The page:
Worldcon is the World Science Fiction Convention. It happens every year. It has happened 67 times so far. This year it happened in a convention center in downtown Montreal.
It’s a big event — 4,000 people or so. Not Comic-con big, but big. The convention center itself was huge, I must have walked its length and breadth like 30 times. My calves are looking hot. They are defined.
This was my first Worldcon, but in spite of being a relative outsider I have collected my thoughts and impressions here. Because when has ignorance or inexperience stopped any journalist, ever?
1. It’s pretty overwhelming when you first walk in. At any con you always have a few people who you know you’re going to see, but you — or at any rate I — also have the impression that every single other person there knows every single other person, and you’re the only one who’s wandering around friendlessly. That impression fades after a while. As at every con I’ve been to, the people are extraordinarily nice and welcoming.
Still, the socializing can be intense. You have to physically leave the convention center for it to stop. If you have any kind of social anxiety at all, you have to take regular breaks or face a saving throw vs. madness.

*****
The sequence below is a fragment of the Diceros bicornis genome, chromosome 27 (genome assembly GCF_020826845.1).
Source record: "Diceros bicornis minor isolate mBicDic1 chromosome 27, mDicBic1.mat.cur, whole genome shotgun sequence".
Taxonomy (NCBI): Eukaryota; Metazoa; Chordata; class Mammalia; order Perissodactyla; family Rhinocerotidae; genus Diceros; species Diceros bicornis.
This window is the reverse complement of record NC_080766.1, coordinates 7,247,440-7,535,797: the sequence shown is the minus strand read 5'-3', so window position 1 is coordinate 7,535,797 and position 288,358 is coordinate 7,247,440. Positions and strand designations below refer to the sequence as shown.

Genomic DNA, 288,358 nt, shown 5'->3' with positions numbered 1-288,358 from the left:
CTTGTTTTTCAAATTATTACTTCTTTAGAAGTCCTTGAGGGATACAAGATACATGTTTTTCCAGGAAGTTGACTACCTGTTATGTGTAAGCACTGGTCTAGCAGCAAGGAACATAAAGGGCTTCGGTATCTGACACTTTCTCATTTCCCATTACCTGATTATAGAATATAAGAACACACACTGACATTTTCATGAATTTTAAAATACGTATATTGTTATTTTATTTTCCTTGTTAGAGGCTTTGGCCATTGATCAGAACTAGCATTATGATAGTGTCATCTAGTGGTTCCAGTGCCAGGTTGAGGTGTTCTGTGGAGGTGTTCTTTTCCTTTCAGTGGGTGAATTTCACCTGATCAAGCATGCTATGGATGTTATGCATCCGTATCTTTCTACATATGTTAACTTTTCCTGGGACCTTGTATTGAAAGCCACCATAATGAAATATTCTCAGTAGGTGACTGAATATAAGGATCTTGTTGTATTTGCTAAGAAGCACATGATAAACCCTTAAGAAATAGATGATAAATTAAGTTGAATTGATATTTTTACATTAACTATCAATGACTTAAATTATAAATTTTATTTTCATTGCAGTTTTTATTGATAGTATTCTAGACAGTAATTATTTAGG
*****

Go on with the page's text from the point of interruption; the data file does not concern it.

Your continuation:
2. I’m always surprised at how heterogenous fandom is. There were probably four generations of fans there. There was a guy — his name is David Kyle — who was at the first Worldcon in 1936. There are teenage Harry Potter fanatics. Old masters like Robert Silverberg were there. Middle-aged masters like Neil Gaiman were there. Young turks like Catherynne Valente and Patrick Rothfuss were there. I was there. There were costume people, writer people, editor people, artist people, etc. etc. Sociologically speaking fandom seems fractally diverse to me.
Example: I was on a Steampunk panel with, among others, a really nice and clever fellow named Milt Stevens. Milt Stevens is a past Worldcon chair. He’s a retired crime analyst for the LAPD. I’m a snot-nosed ex-comp-lit-grad student. Even with all possible good will on both sides, it was harder than I expected to find a common critical dialect for talking about SF that was mutually intelligible. Same subculture, different worlds.
3. That Steampunk panel. I was surprised at how few overtly steampunk people were in the audience. At Comic-Con the line for the steampunk meet-up was a quarter-mile long. At Worldcon only two people showed up in costume.
I argued that the surging interest in steampunk is a reaction to the state of consumer technology. Essentially the tech around us, even while it’s getting hellaciously sophisticated, is being taken away from us. It’s becoming glossy and smooth. It’s miniaturized and wireless to the point of near-invisibility. It’s mass-produced, and you don’t know where it comes from or what it’s made out of, and you’re not supposed to know. The case is sealed. The code is closed.